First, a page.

How then is it possible to bring good quality fresh food to people who need it but cannot afford it, without having recourse to food banks which risks the clients suffering from the associated stigma? One promising development is Community Fridges, open to all. At present in Pembrokeshire for example, these exist in Narberth, Fishguard and Haverfordwest.

Another is the setting up of regular community meals, available to everyone, not just the food poor.  These emulate some of the policies being adopted in Scotland which emphasise the links between food and community thereby ensuring both sociality and dignity. But more such initiatives are needed.

Pat Caplan is Emeritus Professor of Anthropology at Goldsmiths, University of London. Further information on her research and writing is available on her webpage https://www.gold.ac.uk/anthropology/staff/pat-caplan/ and she blogs on http://sites.gold.ac.uk/food-poverty/.

Thanks:  I am grateful to the clients and volunteers of the food aid organisations which facilitated my research. Image: Pat Caplan.

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‘Well-being Wales’ – agroecological food and farming transitions

By Sam Packer

Farmers know a thing or two about the weather, and it’s clear that the winds are changing fast. A bodged Brexit has put farming on the ropes: Welsh lamb, dependent on the EU export market, looks particularly at risk; devolved administrations have been excluded and sidelined through Westminster’s flagrant use of Henry VIII powers; trade-deals pose enormous threats to the sector, with a flood of bargain basement food likely to undercut domestic producers.

Brexit is, nevertheless, somewhat of a smoke-screen to the more fundamental challenges we face to global planetary health, manifesting in the interrelated crises of diet-related ill health, climate change, antimicrobial resistance and biodiversity collapse. In these turbulent times the status quo of food and farming needs a rethink, and fast.

The way we farm is connected to the way we eat; ask anyone to look at the land and reflect – is that where my meal was made? The answer is, most likely not: your protein was grown in the Amazon, your oils in Malaysia, your fruit Spain, your wheat Ukraine. Gazing on a landscape of livestock, many – one third of the UK population is estimated to be flexitarian – are well placed to ask the question, is this land feeding me?

Disconnected from the means of production, we are mindlessly fuelling these crises, for example, deforestation for palm oil – a major ingredient in ultra-processed (junk) foods – contributes to our obesity crisis.

Even in Wales, the disconnect is damaging; despite 80% of Welsh land being under agricultural management, many children barely visit a farm. Bringing people closer to their food production has multiple wins – education, health, community cohesion – and putting farmers in the seat of power to make that change must be a priority for future farm policy. Farms such as COCA (Caerhys Organic Community Agriculture) in Pembrokeshire should be front of mind as part of this social food revolution – pioneers such as Gerald Miles should be given a national platform.

The Well-being of Future Generations Act demands that law, policy and public money are developed and used in the interest of those that follow. It is an extraordinary opportunity to drive the food and farming system towards one that considers public health, climate resilience and nature – but until now we have largely overlooked the vehicles that will take the food system there.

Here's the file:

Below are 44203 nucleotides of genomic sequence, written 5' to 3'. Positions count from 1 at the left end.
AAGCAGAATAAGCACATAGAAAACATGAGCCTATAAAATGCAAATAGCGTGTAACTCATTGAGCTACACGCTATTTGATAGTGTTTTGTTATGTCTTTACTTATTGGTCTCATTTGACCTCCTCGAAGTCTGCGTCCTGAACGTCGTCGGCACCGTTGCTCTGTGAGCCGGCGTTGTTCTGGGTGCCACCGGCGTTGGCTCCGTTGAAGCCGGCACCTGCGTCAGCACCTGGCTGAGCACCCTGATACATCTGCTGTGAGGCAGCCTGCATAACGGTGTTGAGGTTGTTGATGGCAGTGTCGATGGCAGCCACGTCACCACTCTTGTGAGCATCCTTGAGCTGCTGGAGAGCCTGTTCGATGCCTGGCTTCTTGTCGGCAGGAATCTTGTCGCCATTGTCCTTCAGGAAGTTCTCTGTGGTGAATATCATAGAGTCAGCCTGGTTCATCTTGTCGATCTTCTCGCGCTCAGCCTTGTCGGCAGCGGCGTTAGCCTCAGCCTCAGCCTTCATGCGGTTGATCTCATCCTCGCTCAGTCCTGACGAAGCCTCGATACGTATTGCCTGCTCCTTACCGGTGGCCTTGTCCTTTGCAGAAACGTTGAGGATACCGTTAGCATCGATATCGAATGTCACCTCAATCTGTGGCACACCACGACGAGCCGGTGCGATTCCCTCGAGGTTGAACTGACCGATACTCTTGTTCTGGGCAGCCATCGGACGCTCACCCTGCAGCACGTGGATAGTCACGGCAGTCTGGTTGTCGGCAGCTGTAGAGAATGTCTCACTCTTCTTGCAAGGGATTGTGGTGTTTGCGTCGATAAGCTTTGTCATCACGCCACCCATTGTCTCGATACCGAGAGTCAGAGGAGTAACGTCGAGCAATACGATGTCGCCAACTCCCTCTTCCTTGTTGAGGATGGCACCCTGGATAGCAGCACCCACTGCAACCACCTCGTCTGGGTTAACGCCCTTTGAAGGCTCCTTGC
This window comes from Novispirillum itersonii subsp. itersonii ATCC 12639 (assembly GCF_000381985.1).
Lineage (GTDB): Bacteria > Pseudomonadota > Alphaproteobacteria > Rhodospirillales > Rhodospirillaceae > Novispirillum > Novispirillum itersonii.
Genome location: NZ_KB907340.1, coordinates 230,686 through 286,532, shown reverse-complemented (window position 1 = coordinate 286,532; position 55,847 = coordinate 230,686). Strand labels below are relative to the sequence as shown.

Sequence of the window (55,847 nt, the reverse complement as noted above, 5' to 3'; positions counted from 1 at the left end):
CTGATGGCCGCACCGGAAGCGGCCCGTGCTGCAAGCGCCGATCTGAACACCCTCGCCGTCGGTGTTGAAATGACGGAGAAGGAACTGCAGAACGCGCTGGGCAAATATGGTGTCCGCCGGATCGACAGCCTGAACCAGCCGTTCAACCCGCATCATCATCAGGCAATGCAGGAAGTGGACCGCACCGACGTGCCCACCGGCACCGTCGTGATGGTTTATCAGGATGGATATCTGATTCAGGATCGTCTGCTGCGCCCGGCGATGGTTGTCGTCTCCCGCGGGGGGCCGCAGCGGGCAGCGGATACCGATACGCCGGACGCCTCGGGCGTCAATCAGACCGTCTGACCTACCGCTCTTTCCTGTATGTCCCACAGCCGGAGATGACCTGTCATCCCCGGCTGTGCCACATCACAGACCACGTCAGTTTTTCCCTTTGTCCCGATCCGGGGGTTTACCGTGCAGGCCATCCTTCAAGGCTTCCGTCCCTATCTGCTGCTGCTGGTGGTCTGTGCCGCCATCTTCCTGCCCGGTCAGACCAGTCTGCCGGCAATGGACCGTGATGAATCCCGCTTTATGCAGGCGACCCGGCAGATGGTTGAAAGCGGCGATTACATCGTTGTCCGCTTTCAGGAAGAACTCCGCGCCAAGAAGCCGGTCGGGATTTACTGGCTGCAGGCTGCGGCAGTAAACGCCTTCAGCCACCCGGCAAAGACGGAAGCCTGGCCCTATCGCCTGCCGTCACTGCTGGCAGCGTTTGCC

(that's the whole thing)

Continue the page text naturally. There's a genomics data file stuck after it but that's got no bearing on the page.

Plaid Cymru have had a go, hitting the headlines in 2018 for proposing a bold vision for Wales to be 30% organic by 2030. This may seem a tall order, but Austria has achieved 22% of farmed area under organic already, and across Europe organic land area increased 18% between 2012 and 2016. The biggest driver of this change is market demand, which is outstripping production considerably; in the same period the EU organic market grew 45% to €30bn, while in the UK it is a fast-growing £2bn food market and we’ve barely scratched the surface.

Without policymakers responding to these challenges, they risk leaving the Welsh food and farming sector behind. There must be support for adaptation and innovation across the sector, and crucially, this will need to privilege systems that enhance ecological resilience. Thriving diverse landscapes, full of life, full of food are a cornerstone to thriving rural communities.

Here’s some ideas to kick-start the food transition to ‘Well-being Wales’:

  1. Fruit and veg first: A Wales empty (less than 0.2% of land) of fruit and veg production is a weaker, unhealthier place. High quality fruit and veg must land on the public plate – and domestic producers with support can fill the void. Wales must make good food the easy choice for schools, hospitals and care settings.
  2. Biodiversity, in-the-field: Out of sight our soils are losing life, compacted, eroded. Wildlife lives on scraps at the edges of monocultures, our road-verges and back-gardens often support more diversity than our fields. Wales must commit to in-field biodiversity where farmers can be simultaneously profitable and work with nature.
  3. Farming in 3D: Trees and farming are a fabulous partnership, Wales should commit to agroforestry full-pelt – 25% of Welsh farms integrating trees and agriculture by 2025 would not only bring well-needed business diversity (timber, fruits, nuts) it would go a significant way to meeting Government ambitions for tree planting.
  4. Quick gains with proven systems: organic farming may not be the silver bullet for sustainable food systems, but it is market-ready, verifiable and exportable; it might be as close as we’ve got. Committing to a widescale and rapid transition to agroecological systems – such as organic – should be front page of a future Welsh food and farming strategy.